'Millions' will never be able to afford a house

, posted: 8-Oct-2006 10:43

While it's prudent to take long-term predictions with a massive pinch of salt, there's probably a grain of truth in Anne Gibson's story for the Herald. In fifty years, home ownership in New Zealand could drop to forty per cent - that is, sixty per cent of the population will be renting according to the pessimistic story.

If the population continues to grow it'll be more than the 2.6 million people the Herald article mentions but even if that figure is overly pessimistic, it's worth taking the dropping home ownership rates seriously.

For starters, renting in New Zealand is still seen as a temporary state in most people's lives. As a consequence, you're not guaranteed long-term tenancy nor are there any standards for the houses and flats rented out. Finding a good rental and keeping it is touch and go.

In the long term, for young people not to be able to buy a house will have tremendous sociological impact. If you're in your twenties, starting out in life and trying to cope with New Zealand's low wages and salaries yet high cost of living, what are you going to do? Stay in the country and rent substandard accommodation, or do the sensible thing: head overseas where pay is better and you can afford to buy property. As a corollary of that, should you want to return to New Zealand after your OE, chances are that you will have the money required to buy an expensive house here.

It's not desirable however to encourage young people to take flight just so that they'll stand a chance in life against the generations before them who were lucky enough to have an affordable property market. Many young people who leave do so permanently. Apart from personal reasons, New Zealand doesn't have the career opportunities you get overseas. Maybe you'll come back here to raise a family, but for many it'll be at the cost of career progress and earnings.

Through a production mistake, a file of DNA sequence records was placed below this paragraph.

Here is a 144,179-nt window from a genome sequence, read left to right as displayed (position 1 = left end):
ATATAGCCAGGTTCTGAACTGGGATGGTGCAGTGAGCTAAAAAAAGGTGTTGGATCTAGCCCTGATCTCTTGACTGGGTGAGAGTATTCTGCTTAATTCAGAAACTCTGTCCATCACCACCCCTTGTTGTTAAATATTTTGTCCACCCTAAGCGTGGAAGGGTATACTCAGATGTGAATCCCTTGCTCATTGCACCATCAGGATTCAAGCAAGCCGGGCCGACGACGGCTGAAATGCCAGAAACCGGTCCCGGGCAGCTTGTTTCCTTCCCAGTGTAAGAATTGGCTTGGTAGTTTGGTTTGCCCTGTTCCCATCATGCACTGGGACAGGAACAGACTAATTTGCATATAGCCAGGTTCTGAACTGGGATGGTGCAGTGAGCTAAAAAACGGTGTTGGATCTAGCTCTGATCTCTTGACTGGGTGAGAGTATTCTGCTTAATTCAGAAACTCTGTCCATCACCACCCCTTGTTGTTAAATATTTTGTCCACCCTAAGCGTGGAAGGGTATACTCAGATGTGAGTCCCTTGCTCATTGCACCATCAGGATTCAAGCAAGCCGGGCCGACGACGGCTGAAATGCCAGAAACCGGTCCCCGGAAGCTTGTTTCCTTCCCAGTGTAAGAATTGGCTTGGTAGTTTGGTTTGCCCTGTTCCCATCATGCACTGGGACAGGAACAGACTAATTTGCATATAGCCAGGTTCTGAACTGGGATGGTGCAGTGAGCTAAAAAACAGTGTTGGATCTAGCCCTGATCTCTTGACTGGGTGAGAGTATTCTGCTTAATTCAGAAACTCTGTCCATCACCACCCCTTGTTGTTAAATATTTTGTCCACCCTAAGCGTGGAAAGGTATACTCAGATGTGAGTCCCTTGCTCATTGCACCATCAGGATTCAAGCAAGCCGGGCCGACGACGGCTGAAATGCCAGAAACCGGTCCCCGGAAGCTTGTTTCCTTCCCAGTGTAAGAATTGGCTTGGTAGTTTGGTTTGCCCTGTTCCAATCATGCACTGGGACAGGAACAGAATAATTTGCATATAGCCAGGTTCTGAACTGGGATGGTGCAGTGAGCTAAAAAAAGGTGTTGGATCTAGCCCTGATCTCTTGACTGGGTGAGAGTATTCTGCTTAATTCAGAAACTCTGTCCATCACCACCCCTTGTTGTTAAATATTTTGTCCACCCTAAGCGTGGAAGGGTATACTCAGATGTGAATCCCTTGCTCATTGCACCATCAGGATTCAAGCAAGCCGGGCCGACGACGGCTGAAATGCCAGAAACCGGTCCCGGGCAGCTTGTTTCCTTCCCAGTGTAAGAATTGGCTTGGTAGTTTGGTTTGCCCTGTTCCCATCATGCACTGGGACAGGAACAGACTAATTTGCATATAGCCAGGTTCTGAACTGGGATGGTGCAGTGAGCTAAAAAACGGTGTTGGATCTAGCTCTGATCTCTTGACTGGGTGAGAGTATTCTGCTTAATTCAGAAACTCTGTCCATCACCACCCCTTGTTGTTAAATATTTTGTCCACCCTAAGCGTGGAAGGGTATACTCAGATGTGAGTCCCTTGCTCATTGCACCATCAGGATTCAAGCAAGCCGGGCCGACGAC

There are also those who for various reasons cannot go overseas, but have to stay behind. They'll form a permanent underclass, unable to ever have the security and wealth that returning Kiwis and other overseas migrants have. Once that underclass hits a certain size, social strife will inevitably follow.

There needs to be several policy initiatives urgently to stop all this. First, the least popular one, and thus not likely to happen until after the next election: capital gains tax on property.

Second, wages and salaries need to go up at the lower end. Kiwis earn too little - and it's ridiculous that income tax bites people on low money like $30k a year (this is what many recent uni grads are offered).

Third, more houses have to be built. Not a pretty solution, but if the population continues to climb, what alternative is there? It would help a huge amount if instead of bickering, delaying and sabotaging, our civil leaders were to rush through important and well overdue infrastructure projects. That would mean we wouldn't all have to live in Auckland, simply because the country's transport and communications infrastructure is so patchy.

Who will have the balls to do any of the above?

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